Denitrification and Corn Fertilizer Programs

Richard Taylor, Extension Agronomist;

As a follow-up article to my article last week, I thought I should review what I’m seeing a lot of in northern Delaware and southern New Jersey.

When you look at many of the fields of corn in the northern part of Delaware and southern New Jersey, the impact of denitrification is readily visible (Photos 1-6). Many fields are showing typical N chlorosis symptoms that indicate that most, if not all, of the soil available nitrate-N has been lost as N2, NO or N2O gas. In some cases, the economic loss of N was minimal as the growers applied only small amounts of N as starter. However in other cases the amount of applied N was much greater and done to allow greater flexibility in the timing of sidedress N. In other cases, not only was commercial fertilizer as urea ammonium nitrate solution (UAN) applied but past efforts at building soil organic matter had been expected to add to the timing buffer via the effect of soil organic matter mineralization. In still other cases where growers were successful in planting corn early, sidedressed N application could have taken place before the last period of heavy rain.

The unusual weather pattern of 2013 (cold, followed by cold and wet, followed by dry and hot, and then this last period of moderate temperatures and heavy rainfall) led to slow mineralization of soil organic matter but complete denitrification of any soil N that had been mineralized and nitrified. In addition, in those fields that had been sidedressed with UAN early, a substantial portion of the urea and ammonium that had been nitrified to nitrate-N could have been lost to denitrification. The difficulty now will be getting on these wet fields with either sidedress N or additional N before the lack of N lowers the corn’s yield potential.

At this point in the growing season, we all probably wish for a crystal ball to tell us how much N remains in the soil, what the weather will be like for the rest of the growing season, how best to get N on our crops, and a host of other questions. Unfortunately, that type of crystal ball just doesn’t exist and the answers will likely vary from field to field. Each grower or consultant will need to evaluate the individual fields and try to make the best guess possible as to what needs to be done to produce the maximum economic return from each field. As a guide, you should keep in mind that N is a mobile element. What this means is that the plant will cannibalize the N from the older, lower leaves first and send that to either the growing point or later, after silking and pollination, to the grain that is being filled. The severity of N deficiency can to some degree be estimate by how many corn leaves on a plant are showing N deficiency symptoms. The more leaves affected the greater the severity.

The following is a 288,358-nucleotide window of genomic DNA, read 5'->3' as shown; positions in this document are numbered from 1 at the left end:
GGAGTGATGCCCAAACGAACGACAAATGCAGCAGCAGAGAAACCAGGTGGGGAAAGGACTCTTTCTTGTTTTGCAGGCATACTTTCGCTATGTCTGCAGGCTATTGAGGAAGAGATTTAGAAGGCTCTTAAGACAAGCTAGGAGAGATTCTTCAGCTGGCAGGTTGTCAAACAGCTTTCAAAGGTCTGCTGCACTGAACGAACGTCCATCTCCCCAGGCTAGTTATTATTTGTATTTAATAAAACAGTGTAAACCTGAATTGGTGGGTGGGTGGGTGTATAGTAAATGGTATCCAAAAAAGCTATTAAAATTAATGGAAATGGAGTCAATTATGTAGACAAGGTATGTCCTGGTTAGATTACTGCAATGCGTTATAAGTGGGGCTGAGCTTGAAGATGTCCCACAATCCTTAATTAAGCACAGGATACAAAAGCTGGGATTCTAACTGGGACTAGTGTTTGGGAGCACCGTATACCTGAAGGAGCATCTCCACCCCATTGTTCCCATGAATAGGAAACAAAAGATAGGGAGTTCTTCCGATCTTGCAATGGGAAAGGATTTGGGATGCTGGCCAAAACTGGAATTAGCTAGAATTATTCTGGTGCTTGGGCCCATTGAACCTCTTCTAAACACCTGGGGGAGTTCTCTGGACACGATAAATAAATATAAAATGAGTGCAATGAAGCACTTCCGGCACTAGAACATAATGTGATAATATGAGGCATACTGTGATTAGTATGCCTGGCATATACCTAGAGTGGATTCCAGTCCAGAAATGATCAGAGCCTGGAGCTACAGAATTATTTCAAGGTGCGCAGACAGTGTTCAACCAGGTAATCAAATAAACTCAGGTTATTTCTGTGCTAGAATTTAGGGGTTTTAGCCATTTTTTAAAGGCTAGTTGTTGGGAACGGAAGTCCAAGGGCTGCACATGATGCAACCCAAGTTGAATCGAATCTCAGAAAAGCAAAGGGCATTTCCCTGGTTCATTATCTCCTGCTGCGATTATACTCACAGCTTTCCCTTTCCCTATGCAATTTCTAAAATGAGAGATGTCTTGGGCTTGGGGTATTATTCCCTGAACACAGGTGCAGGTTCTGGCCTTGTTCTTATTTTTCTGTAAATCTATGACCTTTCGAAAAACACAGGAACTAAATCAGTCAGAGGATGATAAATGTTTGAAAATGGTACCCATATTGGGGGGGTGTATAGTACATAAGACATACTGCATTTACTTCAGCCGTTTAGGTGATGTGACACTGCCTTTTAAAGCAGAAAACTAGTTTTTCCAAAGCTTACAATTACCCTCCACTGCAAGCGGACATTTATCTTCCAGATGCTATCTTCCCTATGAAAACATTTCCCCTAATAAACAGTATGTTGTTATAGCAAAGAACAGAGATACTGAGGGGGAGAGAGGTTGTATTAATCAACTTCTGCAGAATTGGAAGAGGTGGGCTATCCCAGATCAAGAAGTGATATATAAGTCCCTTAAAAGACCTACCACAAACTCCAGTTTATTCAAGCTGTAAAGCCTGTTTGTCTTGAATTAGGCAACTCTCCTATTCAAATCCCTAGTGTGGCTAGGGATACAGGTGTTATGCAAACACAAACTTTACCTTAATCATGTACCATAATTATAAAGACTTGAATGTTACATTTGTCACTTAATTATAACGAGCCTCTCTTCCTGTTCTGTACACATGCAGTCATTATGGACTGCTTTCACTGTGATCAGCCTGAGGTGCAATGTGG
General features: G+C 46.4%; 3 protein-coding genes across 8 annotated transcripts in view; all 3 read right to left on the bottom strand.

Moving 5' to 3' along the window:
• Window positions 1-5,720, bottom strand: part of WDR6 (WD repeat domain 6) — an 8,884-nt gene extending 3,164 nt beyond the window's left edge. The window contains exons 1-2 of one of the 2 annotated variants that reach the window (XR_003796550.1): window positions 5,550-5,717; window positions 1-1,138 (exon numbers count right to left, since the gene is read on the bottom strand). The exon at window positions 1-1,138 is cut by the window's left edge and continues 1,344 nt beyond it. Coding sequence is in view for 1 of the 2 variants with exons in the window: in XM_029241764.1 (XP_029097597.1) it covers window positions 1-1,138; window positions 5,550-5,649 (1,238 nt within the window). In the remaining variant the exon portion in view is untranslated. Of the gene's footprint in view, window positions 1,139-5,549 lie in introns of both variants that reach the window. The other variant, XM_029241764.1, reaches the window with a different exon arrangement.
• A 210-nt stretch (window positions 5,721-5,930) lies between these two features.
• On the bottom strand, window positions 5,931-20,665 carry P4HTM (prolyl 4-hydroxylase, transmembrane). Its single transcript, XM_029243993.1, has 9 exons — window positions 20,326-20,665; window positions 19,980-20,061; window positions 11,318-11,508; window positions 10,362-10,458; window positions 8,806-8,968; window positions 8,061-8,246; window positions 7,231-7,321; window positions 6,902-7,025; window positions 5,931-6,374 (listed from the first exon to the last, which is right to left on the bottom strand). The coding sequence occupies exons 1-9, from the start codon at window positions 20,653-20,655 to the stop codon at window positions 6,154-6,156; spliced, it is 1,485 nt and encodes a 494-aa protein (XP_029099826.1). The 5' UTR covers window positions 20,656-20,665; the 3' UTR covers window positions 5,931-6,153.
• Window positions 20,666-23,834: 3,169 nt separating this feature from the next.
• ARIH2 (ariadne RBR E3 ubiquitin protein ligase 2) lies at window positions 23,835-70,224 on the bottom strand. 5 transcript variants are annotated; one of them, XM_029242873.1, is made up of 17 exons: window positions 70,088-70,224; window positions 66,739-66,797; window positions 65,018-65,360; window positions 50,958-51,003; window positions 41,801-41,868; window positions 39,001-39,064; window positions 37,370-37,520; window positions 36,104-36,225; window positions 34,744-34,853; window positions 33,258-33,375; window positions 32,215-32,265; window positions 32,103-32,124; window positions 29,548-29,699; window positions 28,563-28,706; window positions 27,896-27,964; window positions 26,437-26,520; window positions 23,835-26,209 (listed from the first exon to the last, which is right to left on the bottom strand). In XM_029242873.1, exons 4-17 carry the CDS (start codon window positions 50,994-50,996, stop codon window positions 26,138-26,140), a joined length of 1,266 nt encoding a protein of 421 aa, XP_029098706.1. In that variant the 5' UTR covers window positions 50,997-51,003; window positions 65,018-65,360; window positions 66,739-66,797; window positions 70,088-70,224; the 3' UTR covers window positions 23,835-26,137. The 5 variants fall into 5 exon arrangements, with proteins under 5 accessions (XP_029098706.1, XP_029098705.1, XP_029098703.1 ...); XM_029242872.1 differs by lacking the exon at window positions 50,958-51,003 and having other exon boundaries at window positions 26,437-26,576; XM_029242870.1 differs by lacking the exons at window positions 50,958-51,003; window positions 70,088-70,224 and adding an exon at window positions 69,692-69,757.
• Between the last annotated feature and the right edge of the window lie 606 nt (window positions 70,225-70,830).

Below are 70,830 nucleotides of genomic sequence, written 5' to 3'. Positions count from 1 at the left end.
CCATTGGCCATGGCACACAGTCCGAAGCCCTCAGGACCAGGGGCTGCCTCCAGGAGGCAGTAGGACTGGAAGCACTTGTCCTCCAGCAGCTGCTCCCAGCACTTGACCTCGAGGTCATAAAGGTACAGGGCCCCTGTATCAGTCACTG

Another question often asked is how much of the required N is taken up by the crop by a particular growth stage. An Iowa State Extension Special Report No. 48, “How a Corn Plant Develops”, by Ritchie, Hanway, and Benson indicates that by tassel emergence to silking about 60 to 70% of the uptake of N has occurred with two thirds of the 60% taking place between V10/V12 and tassel emergence (R1). For potassium (K), about 90% of K uptake is completed by R1 with almost all of that occurring between V6 and R1. Phosphorus, on the other hand, has a steady and almost linear uptake that is not complete until after R5 (dent stage).

Again from a nutrient management viewpoint, you need to consult with you nutrient management plan writer to be sure your plan is modified for this year’s unusual weather. In addition to the proposed changes in your N management plan, be sure your plan writer includes the justification for the additional N you may need to apply to corn this year.

Photos 1 – 6 below are illustrative of the impact of denitrification loss of N on corn in southern New Jersey (June 2013, Photos by R. Taylor).


impact of denitrification loss of N on cornimpact of denitrification loss of N on corn


impact of denitrification loss of N on corn


impact of denitrification loss of N on corn


impact of denitrification loss of N on corn


impact of denitrification loss of N on corn